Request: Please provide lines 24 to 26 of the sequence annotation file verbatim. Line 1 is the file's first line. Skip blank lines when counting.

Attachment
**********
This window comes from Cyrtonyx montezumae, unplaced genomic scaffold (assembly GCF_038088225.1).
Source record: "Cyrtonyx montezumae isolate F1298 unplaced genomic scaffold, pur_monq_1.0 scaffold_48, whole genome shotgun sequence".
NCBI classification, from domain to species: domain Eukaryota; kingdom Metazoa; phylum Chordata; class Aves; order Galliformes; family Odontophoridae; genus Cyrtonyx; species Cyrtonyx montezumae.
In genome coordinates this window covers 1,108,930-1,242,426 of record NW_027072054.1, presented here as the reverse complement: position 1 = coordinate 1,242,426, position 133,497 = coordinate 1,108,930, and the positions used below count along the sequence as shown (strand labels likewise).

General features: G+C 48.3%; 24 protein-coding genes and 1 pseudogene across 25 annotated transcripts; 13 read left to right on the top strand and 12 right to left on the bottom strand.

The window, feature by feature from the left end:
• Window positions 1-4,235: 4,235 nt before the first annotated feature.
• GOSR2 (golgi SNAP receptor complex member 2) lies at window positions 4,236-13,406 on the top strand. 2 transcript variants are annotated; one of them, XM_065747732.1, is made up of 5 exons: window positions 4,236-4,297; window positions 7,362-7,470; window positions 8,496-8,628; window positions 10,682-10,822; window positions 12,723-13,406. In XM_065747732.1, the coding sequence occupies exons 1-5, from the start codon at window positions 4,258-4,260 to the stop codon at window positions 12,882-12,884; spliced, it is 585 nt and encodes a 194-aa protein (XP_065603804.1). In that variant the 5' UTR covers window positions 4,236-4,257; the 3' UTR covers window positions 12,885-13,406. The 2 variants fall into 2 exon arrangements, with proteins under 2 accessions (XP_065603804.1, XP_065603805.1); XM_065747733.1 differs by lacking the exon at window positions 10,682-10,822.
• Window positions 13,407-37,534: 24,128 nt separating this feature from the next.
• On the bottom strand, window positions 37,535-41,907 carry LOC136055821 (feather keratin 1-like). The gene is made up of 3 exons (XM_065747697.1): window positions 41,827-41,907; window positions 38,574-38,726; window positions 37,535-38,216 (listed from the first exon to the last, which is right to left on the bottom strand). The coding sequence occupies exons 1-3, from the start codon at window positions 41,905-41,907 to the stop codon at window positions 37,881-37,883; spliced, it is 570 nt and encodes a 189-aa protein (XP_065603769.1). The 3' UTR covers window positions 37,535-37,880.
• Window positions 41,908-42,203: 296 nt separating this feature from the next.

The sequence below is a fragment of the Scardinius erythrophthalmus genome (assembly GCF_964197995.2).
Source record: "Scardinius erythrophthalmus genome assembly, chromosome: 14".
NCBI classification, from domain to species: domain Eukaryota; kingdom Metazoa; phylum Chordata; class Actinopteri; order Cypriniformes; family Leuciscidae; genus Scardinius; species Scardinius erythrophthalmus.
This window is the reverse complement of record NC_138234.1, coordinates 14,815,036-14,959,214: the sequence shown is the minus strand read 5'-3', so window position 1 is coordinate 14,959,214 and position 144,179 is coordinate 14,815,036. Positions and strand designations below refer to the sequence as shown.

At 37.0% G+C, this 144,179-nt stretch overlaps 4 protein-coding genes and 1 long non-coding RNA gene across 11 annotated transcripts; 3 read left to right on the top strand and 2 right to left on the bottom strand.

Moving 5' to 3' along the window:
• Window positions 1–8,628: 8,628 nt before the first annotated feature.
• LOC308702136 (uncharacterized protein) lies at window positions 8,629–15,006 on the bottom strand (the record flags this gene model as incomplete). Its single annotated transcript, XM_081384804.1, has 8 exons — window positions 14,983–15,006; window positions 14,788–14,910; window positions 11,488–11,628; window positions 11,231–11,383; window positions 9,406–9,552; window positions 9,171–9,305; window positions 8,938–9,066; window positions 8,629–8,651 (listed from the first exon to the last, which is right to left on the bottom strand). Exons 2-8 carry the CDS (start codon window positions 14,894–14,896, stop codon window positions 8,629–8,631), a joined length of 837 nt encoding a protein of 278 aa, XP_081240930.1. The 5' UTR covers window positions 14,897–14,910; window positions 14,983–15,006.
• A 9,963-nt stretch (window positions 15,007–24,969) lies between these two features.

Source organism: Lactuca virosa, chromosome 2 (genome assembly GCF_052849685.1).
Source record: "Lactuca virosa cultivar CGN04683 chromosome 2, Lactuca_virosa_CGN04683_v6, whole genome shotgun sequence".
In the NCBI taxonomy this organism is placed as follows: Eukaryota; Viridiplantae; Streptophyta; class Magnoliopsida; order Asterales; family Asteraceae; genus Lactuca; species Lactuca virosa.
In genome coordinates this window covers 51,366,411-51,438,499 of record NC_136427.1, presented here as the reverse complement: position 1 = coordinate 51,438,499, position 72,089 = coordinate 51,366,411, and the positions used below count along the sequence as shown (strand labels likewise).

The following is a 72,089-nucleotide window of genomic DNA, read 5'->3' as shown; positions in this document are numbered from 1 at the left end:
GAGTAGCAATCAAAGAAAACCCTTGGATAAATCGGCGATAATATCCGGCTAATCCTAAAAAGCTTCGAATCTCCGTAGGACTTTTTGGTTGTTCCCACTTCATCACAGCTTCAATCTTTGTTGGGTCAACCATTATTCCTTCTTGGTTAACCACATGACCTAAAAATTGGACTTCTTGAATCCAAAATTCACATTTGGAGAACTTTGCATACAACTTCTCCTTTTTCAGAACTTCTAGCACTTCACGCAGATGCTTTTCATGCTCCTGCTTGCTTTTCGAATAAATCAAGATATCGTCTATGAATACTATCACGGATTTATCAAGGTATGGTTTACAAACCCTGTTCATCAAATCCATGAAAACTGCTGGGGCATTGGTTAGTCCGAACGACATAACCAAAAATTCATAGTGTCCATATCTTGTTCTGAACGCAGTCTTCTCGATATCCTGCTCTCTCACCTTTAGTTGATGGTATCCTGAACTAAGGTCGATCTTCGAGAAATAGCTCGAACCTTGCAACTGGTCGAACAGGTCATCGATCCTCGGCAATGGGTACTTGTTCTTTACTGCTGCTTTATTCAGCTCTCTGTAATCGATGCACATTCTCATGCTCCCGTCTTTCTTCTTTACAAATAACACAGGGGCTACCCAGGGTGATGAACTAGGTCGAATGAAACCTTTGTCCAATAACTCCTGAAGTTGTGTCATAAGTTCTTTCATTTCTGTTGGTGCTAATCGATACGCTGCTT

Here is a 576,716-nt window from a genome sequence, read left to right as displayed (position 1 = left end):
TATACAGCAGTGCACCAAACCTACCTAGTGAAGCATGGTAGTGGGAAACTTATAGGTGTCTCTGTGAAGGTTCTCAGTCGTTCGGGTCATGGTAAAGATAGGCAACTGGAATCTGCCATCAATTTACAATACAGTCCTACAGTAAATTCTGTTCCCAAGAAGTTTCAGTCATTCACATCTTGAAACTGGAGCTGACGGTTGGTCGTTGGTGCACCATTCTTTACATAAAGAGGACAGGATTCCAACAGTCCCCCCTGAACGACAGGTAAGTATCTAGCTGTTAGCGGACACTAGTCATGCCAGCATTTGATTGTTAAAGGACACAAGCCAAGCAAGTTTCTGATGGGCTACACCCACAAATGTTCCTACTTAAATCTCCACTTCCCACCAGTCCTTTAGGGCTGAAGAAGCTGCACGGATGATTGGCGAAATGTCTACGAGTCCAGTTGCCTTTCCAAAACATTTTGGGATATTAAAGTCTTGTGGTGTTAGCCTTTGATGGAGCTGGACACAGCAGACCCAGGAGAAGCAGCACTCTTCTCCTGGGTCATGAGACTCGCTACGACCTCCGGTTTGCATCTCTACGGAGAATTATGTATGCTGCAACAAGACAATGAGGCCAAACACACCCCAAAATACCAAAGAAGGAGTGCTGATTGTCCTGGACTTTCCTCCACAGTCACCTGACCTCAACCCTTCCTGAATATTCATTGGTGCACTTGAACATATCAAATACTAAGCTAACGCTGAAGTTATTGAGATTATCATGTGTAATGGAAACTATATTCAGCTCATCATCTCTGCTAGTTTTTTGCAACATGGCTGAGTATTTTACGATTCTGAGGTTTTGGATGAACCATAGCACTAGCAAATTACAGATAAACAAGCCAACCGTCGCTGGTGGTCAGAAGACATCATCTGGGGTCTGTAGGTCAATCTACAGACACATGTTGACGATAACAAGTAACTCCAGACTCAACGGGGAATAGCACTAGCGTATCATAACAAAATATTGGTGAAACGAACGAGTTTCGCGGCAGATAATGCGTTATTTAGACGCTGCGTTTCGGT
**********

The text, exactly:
In genome coordinates this window covers 51,366,411-51,438,499 of record NC_136427.1, presented here as the reverse complement: position 1 = coordinate 51,438,499, position 72,089 = coordinate 51,366,411, and the positions used below count along the sequence as shown (strand labels likewise).

The following is a 72,089-nucleotide window of genomic DNA, read 5'->3' as shown; positions in this document are numbered from 1 at the left end:
GAGTAGCAATCAAAGAAAACCCTTGGATAAATCGGCGATAATATCCGGCTAATCCTAAAAAGCTTCGAATCTCCGTAGGACTTTTTGGTTGTTCCCACTTCATCACAGCTTCAATCTTTGTTGGGTCAACCATTATTCCTTCTTGGTTAACCACATGACCTAAAAATTGGACTTCTTGAATCCAAAATTCACATTTGGAGAACTTTGCATACAACTTCTCCTTTTTCAGAACTTCTAGCACTTCACGCAGATGCTTTTCATGCTCCTGCTTGCTTTTCGAATAAATCAAGATATCGTCTATGAATACTATCACGGATTTATCAAGGTATGGTTTACAAACCCTGTTCATCAAATCCATGAAAACTGCTGGGGCATTGGTTAGTCCGAACGACATAACCAAAAATTCATAGTGTCCATATCTTGTTCTGAACGCAGTCTTCTCGATATCCTGCTCTCTCACCTTTAGTTGATGGTATCCTGAACTAAGGTCGATCTTCGAGAAATAGCTCGAACCTTGCAACTGGTCGAACAGGTCATCGATCCTCGGCAATGGGTACTTGTTCTTTACTGCTGCTTTATTCAGCTCTCTGTAATCGATGCACATTCTCATGCTCCCGTCTTTCTTCTTTACAAATAACACAGGGGCTACCCAGGGTGATGAACTAGGTCGAATGAAACCTTTGTCCAATAACTCCTGAAGTTGTGTCATAAGTTCTTTCATTTCTGTTGGTGCTAATCGATACGCTGCTT